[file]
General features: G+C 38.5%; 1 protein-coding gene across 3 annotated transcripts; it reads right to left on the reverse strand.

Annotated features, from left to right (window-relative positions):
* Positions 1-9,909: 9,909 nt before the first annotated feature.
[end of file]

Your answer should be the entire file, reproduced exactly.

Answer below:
General features: G+C 38.5%; 1 protein-coding gene across 3 annotated transcripts; it reads right to left on the reverse strand.

Annotated features, from left to right (window-relative positions):
* Positions 1-9,909: 9,909 nt before the first annotated feature.